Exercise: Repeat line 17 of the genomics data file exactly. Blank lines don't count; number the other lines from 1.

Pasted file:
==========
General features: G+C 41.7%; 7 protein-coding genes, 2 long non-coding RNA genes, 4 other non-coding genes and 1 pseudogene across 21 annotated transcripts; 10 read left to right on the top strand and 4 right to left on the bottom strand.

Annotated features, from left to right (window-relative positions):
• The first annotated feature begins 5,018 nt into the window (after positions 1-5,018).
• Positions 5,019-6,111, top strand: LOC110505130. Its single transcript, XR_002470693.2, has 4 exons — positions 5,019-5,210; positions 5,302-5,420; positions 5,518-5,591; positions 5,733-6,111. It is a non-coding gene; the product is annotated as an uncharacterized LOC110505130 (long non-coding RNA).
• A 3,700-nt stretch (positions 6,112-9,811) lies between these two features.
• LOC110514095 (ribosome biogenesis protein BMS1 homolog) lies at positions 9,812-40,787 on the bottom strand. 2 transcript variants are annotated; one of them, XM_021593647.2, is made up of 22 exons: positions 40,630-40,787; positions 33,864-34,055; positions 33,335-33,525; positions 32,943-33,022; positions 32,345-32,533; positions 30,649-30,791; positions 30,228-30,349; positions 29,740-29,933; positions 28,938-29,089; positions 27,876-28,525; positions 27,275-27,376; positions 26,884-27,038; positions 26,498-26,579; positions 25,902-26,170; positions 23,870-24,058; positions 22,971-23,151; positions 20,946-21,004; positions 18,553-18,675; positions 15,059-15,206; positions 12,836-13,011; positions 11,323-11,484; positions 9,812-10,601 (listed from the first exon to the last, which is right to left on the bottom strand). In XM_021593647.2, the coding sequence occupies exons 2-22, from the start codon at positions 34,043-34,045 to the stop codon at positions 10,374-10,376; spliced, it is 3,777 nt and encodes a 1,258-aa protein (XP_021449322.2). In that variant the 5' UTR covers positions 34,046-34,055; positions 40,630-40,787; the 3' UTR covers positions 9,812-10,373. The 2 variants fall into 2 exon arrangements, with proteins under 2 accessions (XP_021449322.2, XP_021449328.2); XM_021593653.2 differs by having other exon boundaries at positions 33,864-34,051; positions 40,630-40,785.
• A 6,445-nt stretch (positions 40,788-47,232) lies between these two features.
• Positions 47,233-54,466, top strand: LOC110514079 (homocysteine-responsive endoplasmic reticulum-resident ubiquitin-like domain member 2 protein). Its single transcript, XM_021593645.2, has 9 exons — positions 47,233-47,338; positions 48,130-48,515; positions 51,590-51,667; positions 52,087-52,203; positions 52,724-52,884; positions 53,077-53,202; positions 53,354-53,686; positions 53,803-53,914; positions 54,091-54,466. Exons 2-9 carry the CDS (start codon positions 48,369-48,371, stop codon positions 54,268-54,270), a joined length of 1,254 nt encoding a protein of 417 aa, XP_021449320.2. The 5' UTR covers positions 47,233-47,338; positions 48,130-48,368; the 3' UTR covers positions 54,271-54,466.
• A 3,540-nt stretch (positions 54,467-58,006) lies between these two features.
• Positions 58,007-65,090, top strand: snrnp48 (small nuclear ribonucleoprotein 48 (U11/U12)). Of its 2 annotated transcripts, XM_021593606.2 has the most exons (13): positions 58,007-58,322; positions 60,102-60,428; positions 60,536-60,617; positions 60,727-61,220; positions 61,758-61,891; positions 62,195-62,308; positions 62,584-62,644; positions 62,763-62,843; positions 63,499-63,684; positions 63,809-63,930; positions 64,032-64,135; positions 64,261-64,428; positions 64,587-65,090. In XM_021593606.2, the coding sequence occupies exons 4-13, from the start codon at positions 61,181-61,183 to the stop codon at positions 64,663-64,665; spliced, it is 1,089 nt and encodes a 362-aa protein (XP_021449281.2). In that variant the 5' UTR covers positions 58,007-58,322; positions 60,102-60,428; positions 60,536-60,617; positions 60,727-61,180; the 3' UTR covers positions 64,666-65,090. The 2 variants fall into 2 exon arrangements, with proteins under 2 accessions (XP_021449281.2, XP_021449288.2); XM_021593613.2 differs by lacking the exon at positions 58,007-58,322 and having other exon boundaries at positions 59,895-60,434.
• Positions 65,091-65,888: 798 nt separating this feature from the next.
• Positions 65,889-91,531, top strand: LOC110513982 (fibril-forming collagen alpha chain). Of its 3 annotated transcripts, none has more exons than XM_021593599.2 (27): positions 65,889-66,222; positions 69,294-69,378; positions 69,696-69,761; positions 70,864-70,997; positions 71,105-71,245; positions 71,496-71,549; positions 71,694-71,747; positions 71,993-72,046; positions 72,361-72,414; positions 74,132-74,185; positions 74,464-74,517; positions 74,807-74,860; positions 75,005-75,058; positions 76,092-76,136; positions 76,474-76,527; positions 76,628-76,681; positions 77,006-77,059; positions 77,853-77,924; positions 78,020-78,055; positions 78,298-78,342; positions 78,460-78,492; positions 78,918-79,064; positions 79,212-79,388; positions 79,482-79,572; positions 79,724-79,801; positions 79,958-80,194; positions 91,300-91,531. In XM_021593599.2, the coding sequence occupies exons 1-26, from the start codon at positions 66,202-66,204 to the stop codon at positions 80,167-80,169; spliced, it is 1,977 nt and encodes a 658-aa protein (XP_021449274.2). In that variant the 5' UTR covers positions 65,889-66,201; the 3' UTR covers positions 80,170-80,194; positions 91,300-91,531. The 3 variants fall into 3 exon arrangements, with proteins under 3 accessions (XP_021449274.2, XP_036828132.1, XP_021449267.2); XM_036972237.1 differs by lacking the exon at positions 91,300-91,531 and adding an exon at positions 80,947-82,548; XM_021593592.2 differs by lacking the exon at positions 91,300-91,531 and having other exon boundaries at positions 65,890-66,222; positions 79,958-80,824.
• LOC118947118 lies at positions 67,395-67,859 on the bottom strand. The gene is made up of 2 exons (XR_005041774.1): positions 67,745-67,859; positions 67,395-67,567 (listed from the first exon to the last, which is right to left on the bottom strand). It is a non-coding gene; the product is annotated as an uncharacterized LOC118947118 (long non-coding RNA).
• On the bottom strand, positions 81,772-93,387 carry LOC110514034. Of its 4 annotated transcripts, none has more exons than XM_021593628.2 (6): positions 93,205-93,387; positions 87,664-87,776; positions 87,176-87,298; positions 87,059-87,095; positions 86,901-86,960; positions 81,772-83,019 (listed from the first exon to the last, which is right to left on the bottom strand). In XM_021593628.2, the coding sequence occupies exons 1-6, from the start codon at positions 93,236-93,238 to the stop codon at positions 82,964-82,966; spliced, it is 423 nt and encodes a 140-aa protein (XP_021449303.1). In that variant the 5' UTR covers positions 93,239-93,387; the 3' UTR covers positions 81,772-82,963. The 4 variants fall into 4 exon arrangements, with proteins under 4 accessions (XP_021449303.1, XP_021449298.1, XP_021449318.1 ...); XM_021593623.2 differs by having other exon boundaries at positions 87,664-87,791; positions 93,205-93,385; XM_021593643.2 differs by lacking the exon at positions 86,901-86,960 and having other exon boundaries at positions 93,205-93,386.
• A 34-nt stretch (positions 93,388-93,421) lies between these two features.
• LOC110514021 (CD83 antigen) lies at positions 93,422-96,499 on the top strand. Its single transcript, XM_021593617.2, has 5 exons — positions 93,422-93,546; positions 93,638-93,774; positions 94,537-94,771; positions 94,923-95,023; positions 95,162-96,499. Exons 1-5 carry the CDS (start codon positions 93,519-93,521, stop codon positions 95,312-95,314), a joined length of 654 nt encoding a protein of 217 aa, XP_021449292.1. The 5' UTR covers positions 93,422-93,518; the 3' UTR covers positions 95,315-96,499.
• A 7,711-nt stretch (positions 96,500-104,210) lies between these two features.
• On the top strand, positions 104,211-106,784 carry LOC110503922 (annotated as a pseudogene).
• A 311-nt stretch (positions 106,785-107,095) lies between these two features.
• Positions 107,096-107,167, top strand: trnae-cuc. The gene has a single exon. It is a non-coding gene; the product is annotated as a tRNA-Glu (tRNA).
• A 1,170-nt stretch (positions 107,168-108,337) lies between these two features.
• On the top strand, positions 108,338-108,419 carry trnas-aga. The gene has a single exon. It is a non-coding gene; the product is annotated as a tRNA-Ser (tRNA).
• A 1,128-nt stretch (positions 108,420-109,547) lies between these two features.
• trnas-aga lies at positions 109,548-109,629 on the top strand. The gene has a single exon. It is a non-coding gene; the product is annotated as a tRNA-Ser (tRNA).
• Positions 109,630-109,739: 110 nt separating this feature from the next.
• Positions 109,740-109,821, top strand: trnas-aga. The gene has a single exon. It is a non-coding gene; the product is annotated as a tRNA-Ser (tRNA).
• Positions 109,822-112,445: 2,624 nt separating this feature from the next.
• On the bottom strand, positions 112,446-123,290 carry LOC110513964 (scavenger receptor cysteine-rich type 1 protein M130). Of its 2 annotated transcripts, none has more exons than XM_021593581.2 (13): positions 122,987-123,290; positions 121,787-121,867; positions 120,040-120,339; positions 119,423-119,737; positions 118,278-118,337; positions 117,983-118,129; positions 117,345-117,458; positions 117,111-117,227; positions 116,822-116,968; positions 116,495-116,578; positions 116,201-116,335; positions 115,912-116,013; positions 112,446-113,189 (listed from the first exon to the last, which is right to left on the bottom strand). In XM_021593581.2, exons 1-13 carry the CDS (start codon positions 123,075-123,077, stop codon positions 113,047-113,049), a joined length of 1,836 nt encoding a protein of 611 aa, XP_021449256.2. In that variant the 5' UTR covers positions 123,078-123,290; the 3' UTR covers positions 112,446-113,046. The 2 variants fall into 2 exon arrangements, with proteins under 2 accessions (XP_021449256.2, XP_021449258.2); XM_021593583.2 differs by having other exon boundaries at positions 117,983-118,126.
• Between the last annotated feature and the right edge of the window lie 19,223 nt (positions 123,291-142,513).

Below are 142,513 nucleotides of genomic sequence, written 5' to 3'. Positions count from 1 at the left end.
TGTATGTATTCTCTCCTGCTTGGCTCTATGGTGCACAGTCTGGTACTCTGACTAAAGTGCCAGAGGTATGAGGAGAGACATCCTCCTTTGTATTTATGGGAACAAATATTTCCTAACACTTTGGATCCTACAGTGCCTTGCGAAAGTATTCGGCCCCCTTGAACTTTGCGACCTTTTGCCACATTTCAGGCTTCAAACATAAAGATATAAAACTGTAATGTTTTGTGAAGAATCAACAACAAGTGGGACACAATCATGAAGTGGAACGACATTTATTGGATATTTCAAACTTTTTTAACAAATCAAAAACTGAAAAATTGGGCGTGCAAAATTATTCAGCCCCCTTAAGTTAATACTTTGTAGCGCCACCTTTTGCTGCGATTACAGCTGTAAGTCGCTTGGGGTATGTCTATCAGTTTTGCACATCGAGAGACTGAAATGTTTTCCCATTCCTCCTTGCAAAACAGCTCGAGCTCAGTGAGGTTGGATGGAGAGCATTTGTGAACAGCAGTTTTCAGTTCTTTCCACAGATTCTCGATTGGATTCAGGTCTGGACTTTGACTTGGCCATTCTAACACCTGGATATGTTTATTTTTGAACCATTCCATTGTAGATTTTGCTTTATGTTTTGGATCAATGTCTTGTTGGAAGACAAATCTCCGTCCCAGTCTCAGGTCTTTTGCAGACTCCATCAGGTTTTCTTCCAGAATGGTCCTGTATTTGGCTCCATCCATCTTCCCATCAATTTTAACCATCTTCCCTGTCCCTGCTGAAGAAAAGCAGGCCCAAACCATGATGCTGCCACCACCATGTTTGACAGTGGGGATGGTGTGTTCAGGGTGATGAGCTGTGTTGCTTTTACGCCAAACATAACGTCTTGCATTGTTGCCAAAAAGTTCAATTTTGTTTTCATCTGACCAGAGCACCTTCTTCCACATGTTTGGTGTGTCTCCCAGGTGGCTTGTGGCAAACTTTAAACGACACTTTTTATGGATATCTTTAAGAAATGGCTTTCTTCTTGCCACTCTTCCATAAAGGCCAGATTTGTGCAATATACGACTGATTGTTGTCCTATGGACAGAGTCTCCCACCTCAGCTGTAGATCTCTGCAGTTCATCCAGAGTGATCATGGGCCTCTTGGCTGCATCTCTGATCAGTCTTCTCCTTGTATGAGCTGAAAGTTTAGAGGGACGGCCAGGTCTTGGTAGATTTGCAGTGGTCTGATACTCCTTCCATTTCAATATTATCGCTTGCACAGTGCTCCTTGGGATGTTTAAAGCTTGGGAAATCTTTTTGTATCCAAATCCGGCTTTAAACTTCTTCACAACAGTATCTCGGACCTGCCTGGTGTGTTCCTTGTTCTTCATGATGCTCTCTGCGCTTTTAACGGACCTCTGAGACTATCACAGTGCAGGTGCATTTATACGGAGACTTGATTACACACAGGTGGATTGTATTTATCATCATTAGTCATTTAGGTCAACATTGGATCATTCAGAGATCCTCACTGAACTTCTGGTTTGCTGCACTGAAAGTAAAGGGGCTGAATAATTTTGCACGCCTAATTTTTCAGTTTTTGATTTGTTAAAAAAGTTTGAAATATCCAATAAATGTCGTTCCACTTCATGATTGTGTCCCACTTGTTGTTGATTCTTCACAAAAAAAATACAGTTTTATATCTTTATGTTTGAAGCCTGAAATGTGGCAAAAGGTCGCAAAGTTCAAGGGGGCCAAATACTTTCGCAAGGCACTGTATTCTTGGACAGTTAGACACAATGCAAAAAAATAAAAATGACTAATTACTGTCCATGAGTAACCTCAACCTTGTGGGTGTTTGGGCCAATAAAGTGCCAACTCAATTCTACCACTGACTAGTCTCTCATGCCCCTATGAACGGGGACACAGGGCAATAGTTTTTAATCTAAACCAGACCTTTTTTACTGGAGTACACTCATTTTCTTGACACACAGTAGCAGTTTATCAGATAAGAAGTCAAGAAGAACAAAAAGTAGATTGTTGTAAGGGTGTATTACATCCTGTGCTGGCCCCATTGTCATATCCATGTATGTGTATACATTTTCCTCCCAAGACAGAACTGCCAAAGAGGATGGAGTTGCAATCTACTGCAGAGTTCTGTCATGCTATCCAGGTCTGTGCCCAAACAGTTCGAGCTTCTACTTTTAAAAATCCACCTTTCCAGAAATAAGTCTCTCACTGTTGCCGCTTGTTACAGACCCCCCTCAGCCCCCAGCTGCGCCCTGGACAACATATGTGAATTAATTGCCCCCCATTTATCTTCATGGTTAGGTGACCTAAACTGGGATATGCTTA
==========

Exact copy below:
• A 7,711-nt stretch (positions 96,500-104,210) lies between these two features.